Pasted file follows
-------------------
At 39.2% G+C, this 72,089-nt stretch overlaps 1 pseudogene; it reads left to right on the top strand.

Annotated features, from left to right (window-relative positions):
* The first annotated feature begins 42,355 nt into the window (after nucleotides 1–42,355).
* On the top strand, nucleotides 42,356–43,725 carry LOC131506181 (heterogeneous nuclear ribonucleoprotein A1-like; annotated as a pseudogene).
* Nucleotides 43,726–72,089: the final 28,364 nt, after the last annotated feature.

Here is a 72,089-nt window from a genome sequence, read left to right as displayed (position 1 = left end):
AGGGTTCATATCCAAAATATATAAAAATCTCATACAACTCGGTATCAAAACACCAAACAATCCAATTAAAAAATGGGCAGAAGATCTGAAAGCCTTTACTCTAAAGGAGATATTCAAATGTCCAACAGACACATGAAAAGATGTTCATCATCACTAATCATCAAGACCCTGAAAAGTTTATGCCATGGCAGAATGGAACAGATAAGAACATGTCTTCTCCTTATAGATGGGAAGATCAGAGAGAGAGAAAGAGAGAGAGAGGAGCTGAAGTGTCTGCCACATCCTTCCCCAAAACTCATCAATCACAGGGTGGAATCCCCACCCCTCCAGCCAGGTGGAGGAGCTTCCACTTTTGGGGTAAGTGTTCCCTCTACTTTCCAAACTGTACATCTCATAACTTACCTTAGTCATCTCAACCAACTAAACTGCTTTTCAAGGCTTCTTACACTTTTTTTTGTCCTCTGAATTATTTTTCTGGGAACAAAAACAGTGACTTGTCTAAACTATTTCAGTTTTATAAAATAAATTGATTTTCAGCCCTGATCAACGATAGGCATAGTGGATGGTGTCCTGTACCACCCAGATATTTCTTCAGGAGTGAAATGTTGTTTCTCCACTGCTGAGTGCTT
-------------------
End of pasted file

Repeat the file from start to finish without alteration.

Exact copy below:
At 39.2% G+C, this 72,089-nt stretch overlaps 1 pseudogene; it reads left to right on the top strand.

Annotated features, from left to right (window-relative positions):
* The first annotated feature begins 42,355 nt into the window (after nucleotides 1–42,355).
* On the top strand, nucleotides 42,356–43,725 carry LOC131506181 (heterogeneous nuclear ribonucleoprotein A1-like; annotated as a pseudogene).
* Nucleotides 43,726–72,089: the final 28,364 nt, after the last annotated feature.

Here is a 72,089-nt window from a genome sequence, read left to right as displayed (position 1 = left end):
AGGGTTCATATCCAAAATATATAAAAATCTCATACAACTCGGTATCAAAACACCAAACAATCCAATTAAAAAATGGGCAGAAGATCTGAAAGCCTTTACTCTAAAGGAGATATTCAAATGTCCAACAGACACATGAAAAGATGTTCATCATCACTAATCATCAAGACCCTGAAAAGTTTATGCCATGGCAGAATGGAACAGATAAGAACATGTCTTCTCCTTATAGATGGGAAGATCAGAGAGAGAGAAAGAGAGAGAGAGGAGCTGAAGTGTCTGCCACATCCTTCCCCAAAACTCATCAATCACAGGGTGGAATCCCCACCCCTCCAGCCAGGTGGAGGAGCTTCCACTTTTGGGGTAAGTGTTCCCTCTACTTTCCAAACTGTACATCTCATAACTTACCTTAGTCATCTCAACCAACTAAACTGCTTTTCAAGGCTTCTTACACTTTTTTTTGTCCTCTGAATTATTTTTCTGGGAACAAAAACAGTGACTTGTCTAAACTATTTCAGTTTTATAAAATAAATTGATTTTCAGCCCTGATCAACGATAGGCATAGTGGATGGTGTCCTGTACCACCCAGATATTTCTTCAGGAGTGAAATGTTGTTTCTCCACTGCTGAGTGCTT